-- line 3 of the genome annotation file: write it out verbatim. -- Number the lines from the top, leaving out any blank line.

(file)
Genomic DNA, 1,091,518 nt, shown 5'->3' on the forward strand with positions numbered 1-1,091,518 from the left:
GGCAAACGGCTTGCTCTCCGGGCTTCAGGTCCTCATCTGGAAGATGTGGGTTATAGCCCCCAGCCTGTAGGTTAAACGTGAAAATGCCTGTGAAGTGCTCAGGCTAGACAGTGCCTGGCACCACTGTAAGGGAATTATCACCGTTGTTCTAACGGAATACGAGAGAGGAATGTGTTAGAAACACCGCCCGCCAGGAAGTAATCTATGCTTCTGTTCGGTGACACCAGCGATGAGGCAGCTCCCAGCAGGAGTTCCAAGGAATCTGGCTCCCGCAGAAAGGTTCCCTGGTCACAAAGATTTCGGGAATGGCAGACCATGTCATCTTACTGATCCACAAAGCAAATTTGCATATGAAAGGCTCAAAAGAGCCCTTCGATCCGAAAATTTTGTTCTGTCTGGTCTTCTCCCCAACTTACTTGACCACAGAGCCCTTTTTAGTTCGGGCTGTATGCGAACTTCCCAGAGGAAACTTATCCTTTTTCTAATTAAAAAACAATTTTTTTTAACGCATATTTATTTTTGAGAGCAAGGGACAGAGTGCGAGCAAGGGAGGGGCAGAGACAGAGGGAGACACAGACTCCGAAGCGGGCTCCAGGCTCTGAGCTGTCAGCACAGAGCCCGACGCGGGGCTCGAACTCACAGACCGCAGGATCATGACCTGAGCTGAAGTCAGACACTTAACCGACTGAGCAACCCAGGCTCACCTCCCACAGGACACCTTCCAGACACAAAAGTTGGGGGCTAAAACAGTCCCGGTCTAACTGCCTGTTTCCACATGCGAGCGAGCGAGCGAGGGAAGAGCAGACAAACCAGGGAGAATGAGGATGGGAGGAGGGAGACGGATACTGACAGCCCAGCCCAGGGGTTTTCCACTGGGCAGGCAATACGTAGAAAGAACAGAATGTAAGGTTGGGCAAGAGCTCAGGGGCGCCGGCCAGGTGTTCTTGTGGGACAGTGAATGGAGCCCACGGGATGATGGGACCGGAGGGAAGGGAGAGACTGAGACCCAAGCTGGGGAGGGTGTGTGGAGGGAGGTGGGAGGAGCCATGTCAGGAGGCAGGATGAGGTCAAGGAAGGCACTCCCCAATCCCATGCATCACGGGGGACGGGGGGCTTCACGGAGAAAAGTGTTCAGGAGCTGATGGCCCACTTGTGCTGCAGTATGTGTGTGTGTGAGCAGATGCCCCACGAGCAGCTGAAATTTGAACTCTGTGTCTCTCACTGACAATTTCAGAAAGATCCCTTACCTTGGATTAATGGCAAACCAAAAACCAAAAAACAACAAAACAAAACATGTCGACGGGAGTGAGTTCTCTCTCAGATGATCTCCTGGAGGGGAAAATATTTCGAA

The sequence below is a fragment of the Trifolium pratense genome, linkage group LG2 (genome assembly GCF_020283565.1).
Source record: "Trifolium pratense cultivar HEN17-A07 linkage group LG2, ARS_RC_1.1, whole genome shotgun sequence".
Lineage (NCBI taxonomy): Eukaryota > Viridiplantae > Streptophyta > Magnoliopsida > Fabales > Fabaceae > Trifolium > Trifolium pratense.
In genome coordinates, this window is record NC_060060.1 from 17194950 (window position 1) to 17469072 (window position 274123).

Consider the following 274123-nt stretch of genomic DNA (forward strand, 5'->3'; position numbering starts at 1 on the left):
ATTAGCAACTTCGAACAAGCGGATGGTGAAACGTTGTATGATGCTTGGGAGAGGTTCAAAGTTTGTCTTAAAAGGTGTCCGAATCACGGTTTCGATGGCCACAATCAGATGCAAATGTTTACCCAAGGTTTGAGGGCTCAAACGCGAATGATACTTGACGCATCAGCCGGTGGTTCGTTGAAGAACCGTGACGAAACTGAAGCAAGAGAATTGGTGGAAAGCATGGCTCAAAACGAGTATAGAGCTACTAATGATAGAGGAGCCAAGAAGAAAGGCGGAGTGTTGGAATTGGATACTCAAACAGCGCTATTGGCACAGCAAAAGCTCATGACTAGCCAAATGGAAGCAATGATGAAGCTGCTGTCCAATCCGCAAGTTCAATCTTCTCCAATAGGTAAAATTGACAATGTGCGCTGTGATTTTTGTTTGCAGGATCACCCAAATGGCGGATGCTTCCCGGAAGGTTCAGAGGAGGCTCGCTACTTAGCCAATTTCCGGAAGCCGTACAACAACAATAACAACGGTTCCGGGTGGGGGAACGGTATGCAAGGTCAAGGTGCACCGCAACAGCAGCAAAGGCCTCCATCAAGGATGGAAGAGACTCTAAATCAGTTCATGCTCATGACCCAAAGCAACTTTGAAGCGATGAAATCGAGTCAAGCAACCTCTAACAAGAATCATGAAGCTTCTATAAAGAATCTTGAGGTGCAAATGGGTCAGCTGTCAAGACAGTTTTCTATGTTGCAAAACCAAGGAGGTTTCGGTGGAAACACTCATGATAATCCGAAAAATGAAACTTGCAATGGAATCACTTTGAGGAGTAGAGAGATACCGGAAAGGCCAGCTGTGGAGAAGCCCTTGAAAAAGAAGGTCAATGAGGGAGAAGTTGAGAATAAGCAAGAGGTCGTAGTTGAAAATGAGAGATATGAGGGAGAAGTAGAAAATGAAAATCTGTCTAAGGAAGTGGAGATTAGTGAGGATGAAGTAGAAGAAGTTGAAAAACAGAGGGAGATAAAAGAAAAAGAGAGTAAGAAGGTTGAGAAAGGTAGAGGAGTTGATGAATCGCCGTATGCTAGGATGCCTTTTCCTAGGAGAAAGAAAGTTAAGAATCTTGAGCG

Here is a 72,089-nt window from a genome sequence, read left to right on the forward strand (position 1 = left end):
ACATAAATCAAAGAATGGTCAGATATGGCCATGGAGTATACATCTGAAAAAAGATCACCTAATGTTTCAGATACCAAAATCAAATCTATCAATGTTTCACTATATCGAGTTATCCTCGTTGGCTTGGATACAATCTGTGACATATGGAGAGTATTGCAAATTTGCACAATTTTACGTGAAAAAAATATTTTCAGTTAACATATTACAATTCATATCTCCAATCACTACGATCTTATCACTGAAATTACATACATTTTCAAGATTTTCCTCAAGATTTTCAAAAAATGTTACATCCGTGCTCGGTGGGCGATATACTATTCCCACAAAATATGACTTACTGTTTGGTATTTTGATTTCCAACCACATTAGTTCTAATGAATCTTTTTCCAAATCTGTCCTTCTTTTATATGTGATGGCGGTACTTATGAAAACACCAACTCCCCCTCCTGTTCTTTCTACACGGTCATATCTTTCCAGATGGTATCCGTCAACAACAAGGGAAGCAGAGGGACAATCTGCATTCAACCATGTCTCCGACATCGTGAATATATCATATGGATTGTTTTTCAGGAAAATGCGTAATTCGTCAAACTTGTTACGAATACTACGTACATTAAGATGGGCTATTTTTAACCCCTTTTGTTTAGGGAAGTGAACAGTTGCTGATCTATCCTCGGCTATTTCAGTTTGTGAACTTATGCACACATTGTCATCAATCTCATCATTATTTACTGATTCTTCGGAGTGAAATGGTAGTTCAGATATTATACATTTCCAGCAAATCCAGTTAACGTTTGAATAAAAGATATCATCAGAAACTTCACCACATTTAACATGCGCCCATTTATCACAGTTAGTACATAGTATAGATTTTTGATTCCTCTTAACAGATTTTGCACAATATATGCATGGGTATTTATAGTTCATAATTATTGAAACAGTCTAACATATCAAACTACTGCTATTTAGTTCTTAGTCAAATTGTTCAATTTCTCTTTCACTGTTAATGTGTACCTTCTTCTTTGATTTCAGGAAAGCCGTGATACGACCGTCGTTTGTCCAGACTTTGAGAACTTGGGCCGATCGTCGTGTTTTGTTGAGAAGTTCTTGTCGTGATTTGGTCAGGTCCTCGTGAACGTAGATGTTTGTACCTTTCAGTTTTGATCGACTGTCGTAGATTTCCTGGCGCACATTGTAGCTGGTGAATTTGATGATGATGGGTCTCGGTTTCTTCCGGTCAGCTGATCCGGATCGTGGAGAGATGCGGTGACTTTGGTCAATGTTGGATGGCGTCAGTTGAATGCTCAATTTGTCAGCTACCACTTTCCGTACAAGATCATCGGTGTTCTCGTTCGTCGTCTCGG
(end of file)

The sequence below is a fragment of the Trifolium pratense genome, linkage group LG2 (genome assembly GCF_020283565.1).